Pleasant Valley Sunday
Happy St. Patrick's Day to all of you! My association with the Historical Society has shown me how important family histories are to us. We want to start to collect these remembrances of longtime residents of Clarendon Hills as soon as we have the volunteers and resources needed to do the job. The importance of documenting these is not only the importance to the family and community, but to our country as a whole. We are a nation of immigrants and our stories blend together to create the tapestry of who we are as a people and a nation. They are fascinating to me and better than any piece of fiction.
Please allow me to indulge and share a brief part of mine with you that I think is appropriate for this St. Patrick's Day.
It is a story of a war bringing people together who never would have met otherwise. A little town in Ireland, the bonds of family that can never be broken, And a great movie that imitates life so well.
As a creative non-fiction writer, I have a mug reads, "You can't make this stuff up!" So, pull up a chair by the fire in your favorite pub, lift your pint of Guinness and listen to a true Irish tale on this St. Patrick's Day.
On a blustery rainy day sometime during the Great Potato Famine. My great-grandfather ran away from home and stowed away on a ship. Destination: New York City. He was 15 years old. Some of his brothers had already come over to America and a few stayed in Ireland. They were originally from Thurles in County Tipperary, but the family that stayed, ended up in an area of Galway called Connemara, one of the most scenic areas of Ireland, in a town called Clifden. This is where Tom Burke and his family lived, Tom was my paternal grandmothers first cousin.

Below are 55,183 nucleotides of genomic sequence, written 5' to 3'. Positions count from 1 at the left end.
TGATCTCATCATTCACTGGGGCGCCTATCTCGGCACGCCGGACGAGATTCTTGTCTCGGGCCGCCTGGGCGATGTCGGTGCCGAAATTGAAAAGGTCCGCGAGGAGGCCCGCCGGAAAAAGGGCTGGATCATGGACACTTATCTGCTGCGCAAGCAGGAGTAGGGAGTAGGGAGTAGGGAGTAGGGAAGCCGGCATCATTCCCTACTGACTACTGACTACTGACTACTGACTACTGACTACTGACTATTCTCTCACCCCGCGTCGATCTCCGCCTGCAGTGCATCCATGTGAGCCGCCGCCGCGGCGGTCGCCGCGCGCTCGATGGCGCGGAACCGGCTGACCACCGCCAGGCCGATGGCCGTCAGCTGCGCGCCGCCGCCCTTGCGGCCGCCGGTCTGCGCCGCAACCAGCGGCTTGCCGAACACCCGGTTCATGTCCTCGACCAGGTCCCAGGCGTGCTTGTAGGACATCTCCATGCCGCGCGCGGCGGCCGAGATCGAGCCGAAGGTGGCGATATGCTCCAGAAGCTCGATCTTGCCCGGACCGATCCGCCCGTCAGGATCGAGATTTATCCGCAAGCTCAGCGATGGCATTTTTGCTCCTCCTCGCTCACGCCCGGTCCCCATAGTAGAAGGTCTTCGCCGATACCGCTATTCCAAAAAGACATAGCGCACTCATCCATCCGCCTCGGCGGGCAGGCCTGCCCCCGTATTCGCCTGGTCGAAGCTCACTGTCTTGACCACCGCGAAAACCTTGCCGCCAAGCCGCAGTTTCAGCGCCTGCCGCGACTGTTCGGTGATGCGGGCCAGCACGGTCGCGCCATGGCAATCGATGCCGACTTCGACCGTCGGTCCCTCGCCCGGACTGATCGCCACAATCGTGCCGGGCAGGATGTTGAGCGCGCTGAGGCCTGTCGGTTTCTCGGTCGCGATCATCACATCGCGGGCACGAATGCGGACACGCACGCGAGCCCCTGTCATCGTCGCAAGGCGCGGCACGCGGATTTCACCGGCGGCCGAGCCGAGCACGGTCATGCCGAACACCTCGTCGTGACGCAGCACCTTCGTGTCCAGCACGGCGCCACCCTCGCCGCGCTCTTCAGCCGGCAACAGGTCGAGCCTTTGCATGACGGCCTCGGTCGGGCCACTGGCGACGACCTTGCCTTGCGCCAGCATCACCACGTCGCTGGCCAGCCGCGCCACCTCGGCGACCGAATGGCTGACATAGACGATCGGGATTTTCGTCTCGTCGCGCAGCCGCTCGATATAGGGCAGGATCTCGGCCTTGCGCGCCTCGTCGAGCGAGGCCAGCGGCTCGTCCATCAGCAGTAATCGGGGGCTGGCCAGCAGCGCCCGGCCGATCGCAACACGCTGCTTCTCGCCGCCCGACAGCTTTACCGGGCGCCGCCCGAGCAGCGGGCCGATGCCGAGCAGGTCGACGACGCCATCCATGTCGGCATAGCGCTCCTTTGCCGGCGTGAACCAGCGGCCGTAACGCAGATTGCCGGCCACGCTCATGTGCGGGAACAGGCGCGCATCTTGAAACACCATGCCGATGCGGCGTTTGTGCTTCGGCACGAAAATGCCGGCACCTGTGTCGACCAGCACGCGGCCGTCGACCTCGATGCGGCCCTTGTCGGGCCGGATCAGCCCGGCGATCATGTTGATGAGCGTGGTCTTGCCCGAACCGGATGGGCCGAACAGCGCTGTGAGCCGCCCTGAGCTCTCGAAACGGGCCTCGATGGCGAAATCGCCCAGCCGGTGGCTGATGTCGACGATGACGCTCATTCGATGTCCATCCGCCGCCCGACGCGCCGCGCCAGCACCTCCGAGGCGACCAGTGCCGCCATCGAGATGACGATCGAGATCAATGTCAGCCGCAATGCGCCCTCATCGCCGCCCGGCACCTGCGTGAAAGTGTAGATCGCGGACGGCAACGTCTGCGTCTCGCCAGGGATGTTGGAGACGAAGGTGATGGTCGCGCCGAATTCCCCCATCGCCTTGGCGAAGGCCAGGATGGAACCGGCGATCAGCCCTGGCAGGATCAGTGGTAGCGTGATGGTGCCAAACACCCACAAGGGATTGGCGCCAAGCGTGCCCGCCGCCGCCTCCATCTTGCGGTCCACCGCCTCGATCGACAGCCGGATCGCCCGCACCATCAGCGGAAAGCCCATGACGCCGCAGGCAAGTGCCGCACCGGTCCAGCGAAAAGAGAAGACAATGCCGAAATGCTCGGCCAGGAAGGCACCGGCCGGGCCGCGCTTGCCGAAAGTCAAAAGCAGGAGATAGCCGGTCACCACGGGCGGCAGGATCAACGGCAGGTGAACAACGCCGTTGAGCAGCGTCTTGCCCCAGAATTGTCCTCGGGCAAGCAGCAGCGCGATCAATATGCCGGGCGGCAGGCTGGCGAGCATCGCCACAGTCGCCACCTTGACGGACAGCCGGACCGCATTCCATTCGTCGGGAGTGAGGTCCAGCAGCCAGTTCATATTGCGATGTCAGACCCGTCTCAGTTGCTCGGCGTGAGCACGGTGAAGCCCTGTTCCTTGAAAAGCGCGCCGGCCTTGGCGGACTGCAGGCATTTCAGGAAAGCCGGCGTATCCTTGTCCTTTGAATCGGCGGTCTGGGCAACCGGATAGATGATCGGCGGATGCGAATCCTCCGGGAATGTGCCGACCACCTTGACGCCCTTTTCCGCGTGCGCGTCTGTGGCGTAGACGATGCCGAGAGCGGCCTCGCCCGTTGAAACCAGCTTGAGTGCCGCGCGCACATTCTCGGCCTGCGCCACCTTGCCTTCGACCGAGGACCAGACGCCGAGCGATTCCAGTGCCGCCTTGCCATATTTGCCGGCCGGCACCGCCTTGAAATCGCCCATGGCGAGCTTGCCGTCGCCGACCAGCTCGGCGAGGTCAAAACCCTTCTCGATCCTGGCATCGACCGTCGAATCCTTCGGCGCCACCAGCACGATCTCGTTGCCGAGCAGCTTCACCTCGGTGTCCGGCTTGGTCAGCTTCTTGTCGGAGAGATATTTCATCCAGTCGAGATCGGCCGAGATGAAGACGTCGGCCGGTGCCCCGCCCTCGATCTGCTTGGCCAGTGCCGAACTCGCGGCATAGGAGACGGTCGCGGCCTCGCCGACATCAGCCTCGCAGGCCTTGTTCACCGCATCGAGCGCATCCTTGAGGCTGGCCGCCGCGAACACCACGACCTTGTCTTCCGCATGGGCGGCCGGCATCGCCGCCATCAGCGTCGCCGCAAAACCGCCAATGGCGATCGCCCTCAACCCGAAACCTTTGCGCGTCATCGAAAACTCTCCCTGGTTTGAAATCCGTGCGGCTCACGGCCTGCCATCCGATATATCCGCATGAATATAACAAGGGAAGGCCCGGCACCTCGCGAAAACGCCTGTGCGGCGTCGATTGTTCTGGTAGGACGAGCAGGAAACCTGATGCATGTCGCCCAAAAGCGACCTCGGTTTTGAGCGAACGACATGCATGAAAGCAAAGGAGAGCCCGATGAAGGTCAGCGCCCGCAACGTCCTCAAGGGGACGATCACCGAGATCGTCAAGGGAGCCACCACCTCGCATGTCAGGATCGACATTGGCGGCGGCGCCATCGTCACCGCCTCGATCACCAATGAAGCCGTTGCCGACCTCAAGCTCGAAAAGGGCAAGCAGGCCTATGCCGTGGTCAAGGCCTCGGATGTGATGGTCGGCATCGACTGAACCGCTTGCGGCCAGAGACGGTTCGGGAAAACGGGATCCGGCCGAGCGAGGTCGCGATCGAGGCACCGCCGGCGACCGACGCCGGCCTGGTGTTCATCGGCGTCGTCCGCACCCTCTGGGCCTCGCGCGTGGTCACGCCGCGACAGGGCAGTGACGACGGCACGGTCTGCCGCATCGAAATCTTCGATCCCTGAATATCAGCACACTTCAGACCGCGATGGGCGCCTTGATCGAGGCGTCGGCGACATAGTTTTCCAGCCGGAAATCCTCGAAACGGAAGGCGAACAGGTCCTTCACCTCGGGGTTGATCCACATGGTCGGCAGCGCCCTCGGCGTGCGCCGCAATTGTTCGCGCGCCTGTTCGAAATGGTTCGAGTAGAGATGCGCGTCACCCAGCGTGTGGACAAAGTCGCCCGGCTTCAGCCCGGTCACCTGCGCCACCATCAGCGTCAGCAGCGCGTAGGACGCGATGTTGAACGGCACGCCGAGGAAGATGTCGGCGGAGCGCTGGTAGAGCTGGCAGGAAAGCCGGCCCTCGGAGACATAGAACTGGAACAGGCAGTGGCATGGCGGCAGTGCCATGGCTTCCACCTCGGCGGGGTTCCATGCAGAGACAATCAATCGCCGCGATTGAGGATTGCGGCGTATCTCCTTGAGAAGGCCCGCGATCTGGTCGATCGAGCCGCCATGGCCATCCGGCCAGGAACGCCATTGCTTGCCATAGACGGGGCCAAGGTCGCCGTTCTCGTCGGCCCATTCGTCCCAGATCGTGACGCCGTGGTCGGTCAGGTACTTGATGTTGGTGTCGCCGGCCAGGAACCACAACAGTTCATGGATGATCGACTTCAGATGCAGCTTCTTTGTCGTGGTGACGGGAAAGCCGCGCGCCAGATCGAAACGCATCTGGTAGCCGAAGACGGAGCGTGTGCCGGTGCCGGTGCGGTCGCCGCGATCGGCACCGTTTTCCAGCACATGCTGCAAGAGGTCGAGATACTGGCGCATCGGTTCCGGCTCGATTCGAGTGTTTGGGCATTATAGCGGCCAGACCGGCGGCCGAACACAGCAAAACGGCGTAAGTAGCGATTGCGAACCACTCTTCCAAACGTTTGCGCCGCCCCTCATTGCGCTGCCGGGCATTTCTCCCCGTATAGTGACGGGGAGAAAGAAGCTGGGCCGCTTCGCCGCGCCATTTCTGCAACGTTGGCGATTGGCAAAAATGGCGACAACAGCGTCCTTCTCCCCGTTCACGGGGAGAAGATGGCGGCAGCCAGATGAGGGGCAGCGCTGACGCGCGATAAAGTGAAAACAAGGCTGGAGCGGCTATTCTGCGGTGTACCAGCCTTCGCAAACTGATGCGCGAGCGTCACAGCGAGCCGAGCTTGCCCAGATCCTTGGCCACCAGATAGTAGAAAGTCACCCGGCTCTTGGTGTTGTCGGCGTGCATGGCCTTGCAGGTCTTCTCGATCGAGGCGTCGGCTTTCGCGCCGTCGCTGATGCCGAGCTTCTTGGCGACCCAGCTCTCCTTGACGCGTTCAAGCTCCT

Fast forward to 1949, and my father, mother, and sister were heading home from a trip to England to visit my mother’s family (that’s where the other half comes in.)
My father and mother had met during the war. His air base was near her home town of Attleborough, England. This was their first trip back since the end of the war (WWII). It was an emotional one for my mother. She cried as they departed England in the propeller plane. To their dismay, the plane was suddenly diverted to Ireland, where they made an emergency landing. They looked across at each other as the plane lowered itself close to the runway. Holding hands they wondered if they would make it home safely. They sighed with relief as the wheels touched down on the tarmac. The good earth of Ireland beneath their feet.
As an airline employee flying on passes, they were the first to get bumped off the flight to accomadate paying customers. They walked down the rickety stairs from the plane to the ground. Heading to the terminal through the fog that had developed. They realized they were alone in a strange country with no money, a three year old in tow and no flight home for who knows how many days. As my sister cried and my mother fretted, my father decided to call Tom Burke, the patriarch of the Irish clan he had met briefly during the war. Remembering his kind words as the parted. “If you’re ever in trouble or need help while you’re on this side of the Atlantic, me dear boy, call me, after all we are family."